What Problem Do We Want to Address?

Many organizations, companies, and government departments focus on major issues to improve their performance. They set higher standards, hire people with very high qualifications, offer training courses, and do anything to improve capacity in their teams. Those are obviously good interventions. However, there are many minor points that will still be missing and may need a small piece of advice only. We would like to offer free (for participants) webinars for professionals to help them identify those small matters that can be game-changers in their organizations. To understand more, let’s go through a few case studies:

woman setting on a desk working on her laptop

Too Many RFPs and How to Select the Best Ones

Company A has great implementation capacity in construction and a hard-working team in their business development unit. They submit many proposals, and yet the number of successful proposals is low, and the external consultant they hired to find out what was going wrong identified that some of their previously submitted (unsuccessful) proposals were missing key requirements or not providing the right strength that the company possessed. What to do next?

There is no easy answer to this case, but for the client that we were working with and we made this case study from that experience, they are overloading their business development team by selecting too many RFPs to bid for.

In one of our first webinars, we will touch on the strategies to review RFPs and decide which ones to select for bidding and which ones to drop. This is a small but important skill that needs different levels of an organization to be involved. It can be additional support for those attending the Proposal Writing Training.

Monitoring Ethics

A successful local NGO has several projects and has met its obligations in every contract to happily satisfy its donors and stakeholders. They are facing a concern that the level of staff turnover is increasing and that too many good staff have already resigned. One matter that many of the staff members mentioned in their exit interviews was that monitoring sounded like inspection and prosecution.

While the organization has standard data collection tools, trained monitoring personnel, and follows a specific data collection matrix, the field data collection monitors do not have a specific protocol on data collection ethics and do not have an internal supervisory checklist to find out what performance gaps they show.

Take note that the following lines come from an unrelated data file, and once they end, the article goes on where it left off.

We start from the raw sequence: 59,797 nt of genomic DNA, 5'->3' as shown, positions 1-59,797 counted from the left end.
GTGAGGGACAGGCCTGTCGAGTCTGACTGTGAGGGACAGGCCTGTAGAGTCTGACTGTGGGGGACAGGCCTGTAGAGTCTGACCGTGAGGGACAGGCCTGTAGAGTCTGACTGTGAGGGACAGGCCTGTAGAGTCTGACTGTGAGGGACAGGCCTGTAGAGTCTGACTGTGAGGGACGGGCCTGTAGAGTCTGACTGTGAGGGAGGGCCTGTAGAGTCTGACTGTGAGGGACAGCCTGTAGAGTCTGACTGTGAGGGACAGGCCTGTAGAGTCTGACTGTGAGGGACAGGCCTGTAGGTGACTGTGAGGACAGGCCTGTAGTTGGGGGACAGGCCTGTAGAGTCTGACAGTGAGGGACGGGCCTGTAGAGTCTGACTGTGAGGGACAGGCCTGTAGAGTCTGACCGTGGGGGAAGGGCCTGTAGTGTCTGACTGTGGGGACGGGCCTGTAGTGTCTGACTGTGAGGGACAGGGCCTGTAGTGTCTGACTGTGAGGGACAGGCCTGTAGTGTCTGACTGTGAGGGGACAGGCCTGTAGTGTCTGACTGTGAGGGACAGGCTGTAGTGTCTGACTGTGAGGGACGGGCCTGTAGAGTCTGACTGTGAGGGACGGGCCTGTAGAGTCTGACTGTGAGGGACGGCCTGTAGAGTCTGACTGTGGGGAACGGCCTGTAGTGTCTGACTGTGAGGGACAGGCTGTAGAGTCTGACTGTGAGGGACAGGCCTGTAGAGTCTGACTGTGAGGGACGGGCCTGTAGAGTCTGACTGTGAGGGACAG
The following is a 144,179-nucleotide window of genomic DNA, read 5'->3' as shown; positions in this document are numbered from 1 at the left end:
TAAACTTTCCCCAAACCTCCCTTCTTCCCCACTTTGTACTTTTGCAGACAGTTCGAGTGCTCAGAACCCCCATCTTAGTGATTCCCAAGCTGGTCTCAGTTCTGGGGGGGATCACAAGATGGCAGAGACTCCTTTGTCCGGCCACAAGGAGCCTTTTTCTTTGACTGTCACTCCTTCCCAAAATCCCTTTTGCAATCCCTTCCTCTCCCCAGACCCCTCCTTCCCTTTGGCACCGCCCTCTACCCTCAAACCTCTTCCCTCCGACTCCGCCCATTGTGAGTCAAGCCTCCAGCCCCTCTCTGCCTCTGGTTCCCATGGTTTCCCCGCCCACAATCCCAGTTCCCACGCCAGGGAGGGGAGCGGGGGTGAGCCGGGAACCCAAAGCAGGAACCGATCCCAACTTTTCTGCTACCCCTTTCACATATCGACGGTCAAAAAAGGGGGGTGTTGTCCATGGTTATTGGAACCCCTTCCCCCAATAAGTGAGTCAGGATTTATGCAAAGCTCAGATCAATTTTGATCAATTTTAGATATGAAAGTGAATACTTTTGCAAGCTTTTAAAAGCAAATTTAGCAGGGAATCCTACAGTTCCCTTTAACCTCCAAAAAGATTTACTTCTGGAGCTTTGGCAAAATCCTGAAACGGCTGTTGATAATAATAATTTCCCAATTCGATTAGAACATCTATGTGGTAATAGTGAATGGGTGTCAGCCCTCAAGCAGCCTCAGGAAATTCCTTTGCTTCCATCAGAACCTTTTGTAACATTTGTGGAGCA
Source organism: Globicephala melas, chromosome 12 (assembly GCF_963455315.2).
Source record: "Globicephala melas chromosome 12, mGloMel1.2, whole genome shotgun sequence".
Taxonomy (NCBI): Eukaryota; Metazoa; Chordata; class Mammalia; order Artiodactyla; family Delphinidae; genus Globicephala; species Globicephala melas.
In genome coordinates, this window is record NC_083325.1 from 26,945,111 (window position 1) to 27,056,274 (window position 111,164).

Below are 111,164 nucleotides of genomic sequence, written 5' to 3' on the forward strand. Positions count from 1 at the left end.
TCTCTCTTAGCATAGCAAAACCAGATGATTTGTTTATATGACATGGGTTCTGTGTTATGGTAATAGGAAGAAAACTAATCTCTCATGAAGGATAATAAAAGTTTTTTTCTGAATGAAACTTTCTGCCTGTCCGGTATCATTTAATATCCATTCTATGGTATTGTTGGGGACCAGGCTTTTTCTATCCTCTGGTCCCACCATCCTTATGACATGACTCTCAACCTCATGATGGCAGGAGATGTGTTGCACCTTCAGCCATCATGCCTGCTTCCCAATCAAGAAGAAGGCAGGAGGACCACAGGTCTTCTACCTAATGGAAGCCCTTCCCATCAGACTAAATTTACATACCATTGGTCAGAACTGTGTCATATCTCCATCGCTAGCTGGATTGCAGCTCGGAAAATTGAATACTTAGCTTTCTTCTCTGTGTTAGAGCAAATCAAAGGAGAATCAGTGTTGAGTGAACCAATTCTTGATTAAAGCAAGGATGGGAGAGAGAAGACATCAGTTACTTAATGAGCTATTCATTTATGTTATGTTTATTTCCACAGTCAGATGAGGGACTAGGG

illustrative image for monitoring and evaluation
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Using Project Contents for PR Activities

A company has many successful projects and a strong track record of on-time, quality project completion. Their projects submit all due reports, and relevant media for reports on time and with the right quality. However, their small public relations team (PR) keeps using internet content or hiring content writers who can write updates for them. Their portfolio page on their website has many photos of their projects but is not rich in text content, and there is a clear gap between the quality of their work on the ground and the content on their website. Their PR team is missing how to use data generated from routine business work as content for their website.

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Project Data Management

A local NGO offers quality health services that have been always appreciated by their beneficiaries and enjoy good reviews from their donors. In some cases, there are requests for ad-hoc and special reports, but they struggle to get the project data from their field offices and clinics. This is related to project management rather than technical Health Management Information System (HMIS). A review by an external consultant reveals that field staff at clinics and field offices do not have a proper mechanism for project-related data management and assume that their responsibility is limited to technical data. The skill of project management among technical staff is helpful, and organizations do not have to send them to sophisticated training programs but give them a brief introduction through short webinars or conferences.

What We Expect From Webinar Speakers

Every year we will make a schedule with tentative dates. Pre-qualified speakers will submit their expressions of interest for relevant webinars at the beginning of the year. Four months before the tentative date, speakers will be invited to submit their presentations. In one month, their presentations will be reviewed and approved. After that, we will promote the webinar and invite interested individuals. During the month prior to the webinar, speakers will have a brief rehearsal with the moderator. This will last for about one hour. On the day of the webinar conduction, the speaker (s) will start with their introduction and facilitate their relevant session. Webinar speakers will get a stipend from Accord Worldwide. However, our aim is to help our community share knowledge and contribute to a better world.

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